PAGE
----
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Group III nitrides are promising materials for light emitting diodes (LEDs). The occurrence of structural defects strongly affects the efficiency of these LEDs. We investigate the optical properties of basal plane stacking faults (BFSs), and the assignment of specific spectral features to distinct defect types by direct correlation of localized emission bands measured by cathodoluminescence in a scanning electron microscope with defects found in high resolution (scanning) transmission electron microscopy and electron beam induced current at identical sample spots. Thus, we are able to model the electronic structure of BSFs addressing I1, I2, and E type BSFs in GaN and AlGaN with low Al content. We find hints that BSFs in semipolar AlGaN layers cause local changes of the Al content, which strongly affects the usability of AlGaN as an electron blocking layer in nitride based LEDs.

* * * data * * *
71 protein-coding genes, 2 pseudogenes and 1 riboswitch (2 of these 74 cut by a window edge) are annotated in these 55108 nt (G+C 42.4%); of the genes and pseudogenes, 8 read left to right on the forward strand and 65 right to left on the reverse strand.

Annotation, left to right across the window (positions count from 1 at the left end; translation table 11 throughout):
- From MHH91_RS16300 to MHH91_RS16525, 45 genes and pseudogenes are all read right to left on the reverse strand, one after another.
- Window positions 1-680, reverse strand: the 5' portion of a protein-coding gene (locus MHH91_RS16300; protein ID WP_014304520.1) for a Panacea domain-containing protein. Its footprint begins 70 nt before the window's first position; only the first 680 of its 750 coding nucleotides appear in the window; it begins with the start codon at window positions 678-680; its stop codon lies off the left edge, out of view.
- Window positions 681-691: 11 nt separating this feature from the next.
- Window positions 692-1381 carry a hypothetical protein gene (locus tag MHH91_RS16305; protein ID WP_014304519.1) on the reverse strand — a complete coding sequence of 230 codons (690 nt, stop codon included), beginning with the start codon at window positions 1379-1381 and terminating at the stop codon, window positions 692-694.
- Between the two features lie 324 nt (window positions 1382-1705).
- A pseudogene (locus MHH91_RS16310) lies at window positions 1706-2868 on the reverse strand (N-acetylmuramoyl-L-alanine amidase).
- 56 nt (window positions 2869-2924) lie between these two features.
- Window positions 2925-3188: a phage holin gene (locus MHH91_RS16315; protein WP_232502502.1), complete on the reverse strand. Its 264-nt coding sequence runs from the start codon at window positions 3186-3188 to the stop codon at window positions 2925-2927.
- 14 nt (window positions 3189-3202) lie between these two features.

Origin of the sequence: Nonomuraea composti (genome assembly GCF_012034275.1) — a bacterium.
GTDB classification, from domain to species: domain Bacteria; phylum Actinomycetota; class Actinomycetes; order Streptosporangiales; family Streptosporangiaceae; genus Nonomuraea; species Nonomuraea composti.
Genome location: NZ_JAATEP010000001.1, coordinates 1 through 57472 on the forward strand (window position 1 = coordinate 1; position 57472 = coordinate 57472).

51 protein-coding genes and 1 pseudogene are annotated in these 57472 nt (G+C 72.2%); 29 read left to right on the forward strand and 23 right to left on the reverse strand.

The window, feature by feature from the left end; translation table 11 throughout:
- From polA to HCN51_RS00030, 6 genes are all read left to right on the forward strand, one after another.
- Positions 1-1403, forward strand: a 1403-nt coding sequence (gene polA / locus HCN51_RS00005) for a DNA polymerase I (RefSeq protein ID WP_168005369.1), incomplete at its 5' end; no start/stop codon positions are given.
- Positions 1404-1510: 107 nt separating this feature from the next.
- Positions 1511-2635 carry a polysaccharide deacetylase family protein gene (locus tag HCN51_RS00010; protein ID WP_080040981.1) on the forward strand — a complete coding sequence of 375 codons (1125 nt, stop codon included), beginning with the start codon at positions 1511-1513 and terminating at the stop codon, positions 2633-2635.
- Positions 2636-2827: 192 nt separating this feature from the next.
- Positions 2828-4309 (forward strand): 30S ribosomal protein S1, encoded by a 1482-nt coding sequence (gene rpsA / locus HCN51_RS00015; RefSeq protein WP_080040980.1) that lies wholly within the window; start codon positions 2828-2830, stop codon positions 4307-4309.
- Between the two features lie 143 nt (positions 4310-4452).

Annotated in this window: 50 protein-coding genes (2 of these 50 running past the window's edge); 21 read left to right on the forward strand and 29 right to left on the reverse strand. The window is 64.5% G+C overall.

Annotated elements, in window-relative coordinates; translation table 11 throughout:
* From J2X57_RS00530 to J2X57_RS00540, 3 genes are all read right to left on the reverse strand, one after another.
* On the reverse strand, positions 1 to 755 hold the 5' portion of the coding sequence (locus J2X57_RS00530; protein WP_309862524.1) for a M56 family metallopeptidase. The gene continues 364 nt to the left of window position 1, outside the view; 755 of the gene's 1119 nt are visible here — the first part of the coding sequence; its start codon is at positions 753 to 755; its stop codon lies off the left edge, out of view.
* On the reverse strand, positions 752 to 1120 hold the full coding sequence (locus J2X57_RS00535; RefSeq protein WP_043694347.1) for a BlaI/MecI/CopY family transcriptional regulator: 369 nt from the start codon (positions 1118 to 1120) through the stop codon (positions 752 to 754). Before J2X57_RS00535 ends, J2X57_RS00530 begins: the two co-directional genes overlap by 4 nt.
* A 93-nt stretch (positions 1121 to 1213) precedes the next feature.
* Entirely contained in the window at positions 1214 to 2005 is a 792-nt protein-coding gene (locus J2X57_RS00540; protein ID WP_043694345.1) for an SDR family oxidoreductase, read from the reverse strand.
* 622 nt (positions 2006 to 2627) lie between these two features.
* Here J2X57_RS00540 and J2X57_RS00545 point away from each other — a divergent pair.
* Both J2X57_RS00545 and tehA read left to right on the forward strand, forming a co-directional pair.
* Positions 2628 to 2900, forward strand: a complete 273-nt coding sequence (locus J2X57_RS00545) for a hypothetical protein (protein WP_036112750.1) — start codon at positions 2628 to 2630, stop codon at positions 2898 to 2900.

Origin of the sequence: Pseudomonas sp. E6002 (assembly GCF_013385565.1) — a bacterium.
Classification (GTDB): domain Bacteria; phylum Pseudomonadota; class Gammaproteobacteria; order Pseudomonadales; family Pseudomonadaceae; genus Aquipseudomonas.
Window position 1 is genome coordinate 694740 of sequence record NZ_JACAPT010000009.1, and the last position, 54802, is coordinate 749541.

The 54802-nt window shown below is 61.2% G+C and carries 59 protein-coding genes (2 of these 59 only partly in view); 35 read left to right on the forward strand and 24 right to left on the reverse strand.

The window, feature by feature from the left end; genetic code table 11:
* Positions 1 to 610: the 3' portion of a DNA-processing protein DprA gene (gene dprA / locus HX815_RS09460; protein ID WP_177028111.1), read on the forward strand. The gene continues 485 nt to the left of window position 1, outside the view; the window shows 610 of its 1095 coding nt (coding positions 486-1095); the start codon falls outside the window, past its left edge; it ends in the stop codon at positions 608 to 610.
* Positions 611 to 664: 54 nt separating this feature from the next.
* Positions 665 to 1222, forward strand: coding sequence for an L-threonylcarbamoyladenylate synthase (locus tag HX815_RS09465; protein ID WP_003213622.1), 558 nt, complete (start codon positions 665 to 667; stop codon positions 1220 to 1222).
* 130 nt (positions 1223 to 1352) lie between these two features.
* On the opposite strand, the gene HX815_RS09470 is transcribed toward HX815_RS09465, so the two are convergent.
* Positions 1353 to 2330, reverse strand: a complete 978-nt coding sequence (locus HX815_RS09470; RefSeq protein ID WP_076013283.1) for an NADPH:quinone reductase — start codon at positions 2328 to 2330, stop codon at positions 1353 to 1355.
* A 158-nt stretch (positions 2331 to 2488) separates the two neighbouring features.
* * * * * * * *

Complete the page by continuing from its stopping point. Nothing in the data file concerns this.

Specimen quality is vital to (scanning) transmission electron microscopy (TEM) investigations. In particular, thin specimens are required to obtain excellent high-resolution TEM images. Conventional focused ion beam (FIB) preparation methods cannot be employed to reliably create high quality specimens much thinner than 20 nm. We have developed a method for in situ target preparation of ultrathin TEM lamellae by FIB milling. With this method we are able to routinely obtain large area lamellae with coplanar faces, thinner than 10 nm. The resulting specimens are suitable for low kV TEM as well as scanning TEM. We have demonstrated atomic resolution by Cs-corrected high-resolution TEM at 20 kV on a FIB milled Si specimen only 4 nm thick; its amorphous layer measuring less than 1 nm in total.